Migration, Innovation and Transformation: Refugee Access to Healthcare 

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Over 1 million refugees passed through Greece in search of sanctuary in 2015. The EU-Turkey deal, signed on 20th March 2016, has left over  60,000 people stranded in the Eurozone’s most crisis-stricken member state.

Today, they are living in makeshift camps and detention centres across the country. 48% of them are children.

Refugees in Greece are currently able to access healthcare in three ways:

  1. They are entitled to receive treatment in Public Sector Hospitals.
  2. They may visit primary healthcare centres in the refugee camps (where these are available).
  3. They may pay to receive treatment privately.

Private treatment is out of the financial reach of most. The primary healthcare offered in the camps is, if available and from our experience, extremely basic. Frequently, refugees are referred from primary healthcare workers and medical NGOs working in the camps, to public sector hospitals where they are entitled to receive free treatment.

All too often, predominantly Arabic and Dari speaking refugee communities who attend public sector hospitals without interpreters, are not able to communicate clearly with Greek doctors.

Language barriers are of particular concern in healthcare where life or death decisions are made, and treatment plans agreed on by medical professionals in consultation with their patients. Language barriers compromise both diagnosis and treatment of illness. Without proper interpreters, doctors struggle to understand what patients are telling them. Patients can misunderstand instructions and take the wrong prescription doses, fail to understand their diagnosis or treatment, or worse.

There have been numerous cases, to our knowledge, of patients being misdiagnosed and mistreated because of communication difficulties, including one woman who unnecessarily had her appendix removed.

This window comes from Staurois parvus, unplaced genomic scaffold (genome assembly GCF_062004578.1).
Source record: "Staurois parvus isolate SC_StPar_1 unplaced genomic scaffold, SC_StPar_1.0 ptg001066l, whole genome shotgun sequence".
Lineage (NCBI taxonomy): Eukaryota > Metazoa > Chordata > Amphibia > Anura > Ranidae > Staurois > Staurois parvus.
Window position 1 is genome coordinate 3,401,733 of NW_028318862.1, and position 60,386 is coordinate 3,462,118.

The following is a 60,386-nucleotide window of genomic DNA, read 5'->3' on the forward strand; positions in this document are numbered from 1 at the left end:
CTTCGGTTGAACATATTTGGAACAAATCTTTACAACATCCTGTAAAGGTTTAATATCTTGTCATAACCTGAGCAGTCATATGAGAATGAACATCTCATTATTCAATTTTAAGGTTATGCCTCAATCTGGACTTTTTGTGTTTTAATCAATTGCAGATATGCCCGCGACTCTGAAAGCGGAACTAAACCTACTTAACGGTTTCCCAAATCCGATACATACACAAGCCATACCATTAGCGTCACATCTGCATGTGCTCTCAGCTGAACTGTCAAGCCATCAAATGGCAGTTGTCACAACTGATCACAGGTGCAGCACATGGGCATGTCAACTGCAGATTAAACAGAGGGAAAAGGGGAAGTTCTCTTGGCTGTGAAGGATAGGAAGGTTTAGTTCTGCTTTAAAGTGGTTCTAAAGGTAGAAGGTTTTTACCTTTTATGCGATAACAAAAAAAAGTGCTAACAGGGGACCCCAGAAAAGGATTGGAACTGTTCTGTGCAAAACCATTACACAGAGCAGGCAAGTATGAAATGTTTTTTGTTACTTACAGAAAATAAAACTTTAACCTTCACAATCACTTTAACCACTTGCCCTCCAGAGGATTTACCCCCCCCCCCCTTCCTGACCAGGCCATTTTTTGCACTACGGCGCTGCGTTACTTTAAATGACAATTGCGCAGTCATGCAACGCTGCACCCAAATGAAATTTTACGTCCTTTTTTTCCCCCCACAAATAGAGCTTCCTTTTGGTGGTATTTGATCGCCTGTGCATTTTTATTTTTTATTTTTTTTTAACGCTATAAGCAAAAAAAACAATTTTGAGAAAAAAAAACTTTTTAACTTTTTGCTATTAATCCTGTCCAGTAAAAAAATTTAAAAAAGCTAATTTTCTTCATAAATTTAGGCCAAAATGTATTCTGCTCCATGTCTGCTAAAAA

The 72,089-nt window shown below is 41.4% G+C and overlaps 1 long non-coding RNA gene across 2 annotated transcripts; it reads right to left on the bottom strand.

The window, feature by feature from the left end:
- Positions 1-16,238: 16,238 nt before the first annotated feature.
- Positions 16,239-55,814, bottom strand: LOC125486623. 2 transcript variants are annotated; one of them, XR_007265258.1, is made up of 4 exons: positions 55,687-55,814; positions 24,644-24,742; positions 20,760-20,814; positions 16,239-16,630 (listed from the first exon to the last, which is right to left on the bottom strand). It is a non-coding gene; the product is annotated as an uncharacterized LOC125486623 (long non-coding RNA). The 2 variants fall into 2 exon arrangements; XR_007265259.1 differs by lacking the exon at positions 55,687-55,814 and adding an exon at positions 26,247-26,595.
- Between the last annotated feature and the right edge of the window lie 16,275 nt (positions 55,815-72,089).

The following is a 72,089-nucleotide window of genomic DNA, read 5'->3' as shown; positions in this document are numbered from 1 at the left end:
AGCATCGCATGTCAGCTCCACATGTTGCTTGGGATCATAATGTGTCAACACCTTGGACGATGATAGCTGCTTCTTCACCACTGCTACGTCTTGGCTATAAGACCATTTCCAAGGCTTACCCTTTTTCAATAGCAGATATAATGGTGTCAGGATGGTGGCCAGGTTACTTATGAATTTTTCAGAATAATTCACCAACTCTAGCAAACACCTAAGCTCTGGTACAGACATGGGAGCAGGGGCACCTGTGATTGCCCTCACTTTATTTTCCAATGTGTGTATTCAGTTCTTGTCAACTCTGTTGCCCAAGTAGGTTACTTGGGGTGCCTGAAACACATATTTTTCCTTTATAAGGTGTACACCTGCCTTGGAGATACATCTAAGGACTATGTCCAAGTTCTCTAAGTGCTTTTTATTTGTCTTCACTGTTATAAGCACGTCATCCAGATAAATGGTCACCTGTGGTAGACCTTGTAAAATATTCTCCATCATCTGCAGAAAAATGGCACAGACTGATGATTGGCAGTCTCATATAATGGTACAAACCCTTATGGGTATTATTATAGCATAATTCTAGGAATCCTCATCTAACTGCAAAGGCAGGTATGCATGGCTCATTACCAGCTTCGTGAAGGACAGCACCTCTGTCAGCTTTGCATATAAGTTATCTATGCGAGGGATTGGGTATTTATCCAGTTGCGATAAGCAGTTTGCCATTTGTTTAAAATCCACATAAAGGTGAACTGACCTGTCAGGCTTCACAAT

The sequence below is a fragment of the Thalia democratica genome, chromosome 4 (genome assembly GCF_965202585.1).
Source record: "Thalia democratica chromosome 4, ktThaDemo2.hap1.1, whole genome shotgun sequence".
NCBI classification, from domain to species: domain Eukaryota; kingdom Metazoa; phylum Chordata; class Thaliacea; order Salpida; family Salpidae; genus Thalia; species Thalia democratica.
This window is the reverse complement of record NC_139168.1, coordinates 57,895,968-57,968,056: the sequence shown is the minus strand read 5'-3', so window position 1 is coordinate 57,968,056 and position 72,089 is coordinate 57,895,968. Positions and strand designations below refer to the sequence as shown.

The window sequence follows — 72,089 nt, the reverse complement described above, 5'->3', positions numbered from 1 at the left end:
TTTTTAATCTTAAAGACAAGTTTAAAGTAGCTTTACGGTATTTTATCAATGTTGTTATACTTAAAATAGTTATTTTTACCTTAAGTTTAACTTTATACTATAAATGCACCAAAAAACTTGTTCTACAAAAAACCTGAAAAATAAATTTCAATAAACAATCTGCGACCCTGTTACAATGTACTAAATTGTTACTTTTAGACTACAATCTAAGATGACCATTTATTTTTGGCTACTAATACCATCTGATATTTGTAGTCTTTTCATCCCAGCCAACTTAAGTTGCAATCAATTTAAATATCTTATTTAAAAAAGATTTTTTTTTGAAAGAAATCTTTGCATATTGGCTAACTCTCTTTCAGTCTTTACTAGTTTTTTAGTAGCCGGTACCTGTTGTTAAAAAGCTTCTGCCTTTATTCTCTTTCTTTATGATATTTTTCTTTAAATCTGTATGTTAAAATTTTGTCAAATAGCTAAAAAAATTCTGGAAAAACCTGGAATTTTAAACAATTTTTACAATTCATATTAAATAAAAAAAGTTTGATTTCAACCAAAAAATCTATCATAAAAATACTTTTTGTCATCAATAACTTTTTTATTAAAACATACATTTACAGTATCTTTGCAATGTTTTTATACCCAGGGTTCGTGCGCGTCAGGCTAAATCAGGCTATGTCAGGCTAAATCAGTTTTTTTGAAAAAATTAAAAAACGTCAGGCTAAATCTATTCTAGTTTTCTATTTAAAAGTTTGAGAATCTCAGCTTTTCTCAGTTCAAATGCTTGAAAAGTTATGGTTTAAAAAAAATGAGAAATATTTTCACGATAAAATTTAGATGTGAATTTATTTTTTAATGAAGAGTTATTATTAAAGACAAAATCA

In addition, standard consultations which would normally take ten minutes, can take up to two hours as patients and doctors struggle to understand one another.

The Cisco DX70 is a specially constructed computer, which enables medical practitioners and patients, who do not speak a common language, to access remote language interpretation through high-definition video, at the press of a button.

The aim of the system is to enable healthcare organisations to eliminate time, distance, and language as barriers to effective communication between medical practitioners and their patients.

The system was originally devised for use in hospitals in California. However, the implementation of the system in Greek hospitals would transform access to healthcare for the refugee population now living in Greece, and enable them to communicate with doctors in their native language.

Following consultations with the manufacturers of the machine, our project seeks to install The Cisco DX70 in two hospitals in the pilot phase of the project. The 14-inch, all-in-one touchscreen with codec, camera and speakerphone is fully portable, making it patient friendly as the machine can be moved to hospital bedsides or private rooms if consultations are needed there. The machine requires a trolley on which it can be moved.

The machine is simple to operate. Once needed, the doctor will activate a call to a call cente where trained interpreters will help the doctor and patient to communicate with one another to ensure that the doctor understands the patient’s symptoms fully and is able to diagnose illness correctly. The diagnosis will in turn be translated to the patient, ensuring that they have a clear understanding of their illness and the treatment that is being prescribed.

We have conducted extensive research to map which hospitals are serving refugees, in which camps. We would be delighted to share our research with you. In response to our findings, we propose to implement the pilot of this project in two hospitals in Northern Greece who together serve a refugee population of over 13,000.

In addition to benefitting the refugees themselves, the project will support medical practitioners to reduce the prolonged consultation times resulting from the inability to communicate with their patients. This will in turn improve access to healthcare for the host communities themselves who will be able to see their local doctors more quickly.

Please contact anna-louisa.psarras@prosperoworld.org for further details or if you are able to support our efforts.